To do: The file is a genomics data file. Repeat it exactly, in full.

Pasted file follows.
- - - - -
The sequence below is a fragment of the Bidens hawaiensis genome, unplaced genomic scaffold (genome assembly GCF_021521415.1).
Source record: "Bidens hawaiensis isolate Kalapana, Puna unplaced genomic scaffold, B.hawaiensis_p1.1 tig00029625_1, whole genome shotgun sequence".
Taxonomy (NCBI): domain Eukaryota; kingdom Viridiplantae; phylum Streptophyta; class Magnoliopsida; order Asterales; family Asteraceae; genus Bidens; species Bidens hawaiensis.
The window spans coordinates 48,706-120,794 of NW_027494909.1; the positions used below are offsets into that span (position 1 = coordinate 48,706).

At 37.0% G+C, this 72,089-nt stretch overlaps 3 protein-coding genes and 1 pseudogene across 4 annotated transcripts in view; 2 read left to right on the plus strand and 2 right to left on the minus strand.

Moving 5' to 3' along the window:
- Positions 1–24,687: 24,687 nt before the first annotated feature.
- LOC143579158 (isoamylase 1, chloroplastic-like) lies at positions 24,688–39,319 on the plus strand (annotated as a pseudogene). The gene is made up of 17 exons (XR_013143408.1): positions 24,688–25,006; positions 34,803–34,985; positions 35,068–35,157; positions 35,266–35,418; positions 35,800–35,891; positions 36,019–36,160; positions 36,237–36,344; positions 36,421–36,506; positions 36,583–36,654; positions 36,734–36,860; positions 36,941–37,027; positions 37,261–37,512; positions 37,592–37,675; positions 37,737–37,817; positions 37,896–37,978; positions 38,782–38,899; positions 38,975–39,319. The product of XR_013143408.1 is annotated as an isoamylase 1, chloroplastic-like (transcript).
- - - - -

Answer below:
The sequence below is a fragment of the Bidens hawaiensis genome, unplaced genomic scaffold (genome assembly GCF_021521415.1).
Source record: "Bidens hawaiensis isolate Kalapana, Puna unplaced genomic scaffold, B.hawaiensis_p1.1 tig00029625_1, whole genome shotgun sequence".
Taxonomy (NCBI): domain Eukaryota; kingdom Viridiplantae; phylum Streptophyta; class Magnoliopsida; order Asterales; family Asteraceae; genus Bidens; species Bidens hawaiensis.
The window spans coordinates 48,706-120,794 of NW_027494909.1; the positions used below are offsets into that span (position 1 = coordinate 48,706).

At 37.0% G+C, this 72,089-nt stretch overlaps 3 protein-coding genes and 1 pseudogene across 4 annotated transcripts in view; 2 read left to right on the plus strand and 2 right to left on the minus strand.

Moving 5' to 3' along the window:
- Positions 1–24,687: 24,687 nt before the first annotated feature.
- LOC143579158 (isoamylase 1, chloroplastic-like) lies at positions 24,688–39,319 on the plus strand (annotated as a pseudogene). The gene is made up of 17 exons (XR_013143408.1): positions 24,688–25,006; positions 34,803–34,985; positions 35,068–35,157; positions 35,266–35,418; positions 35,800–35,891; positions 36,019–36,160; positions 36,237–36,344; positions 36,421–36,506; positions 36,583–36,654; positions 36,734–36,860; positions 36,941–37,027; positions 37,261–37,512; positions 37,592–37,675; positions 37,737–37,817; positions 37,896–37,978; positions 38,782–38,899; positions 38,975–39,319. The product of XR_013143408.1 is annotated as an isoamylase 1, chloroplastic-like (transcript).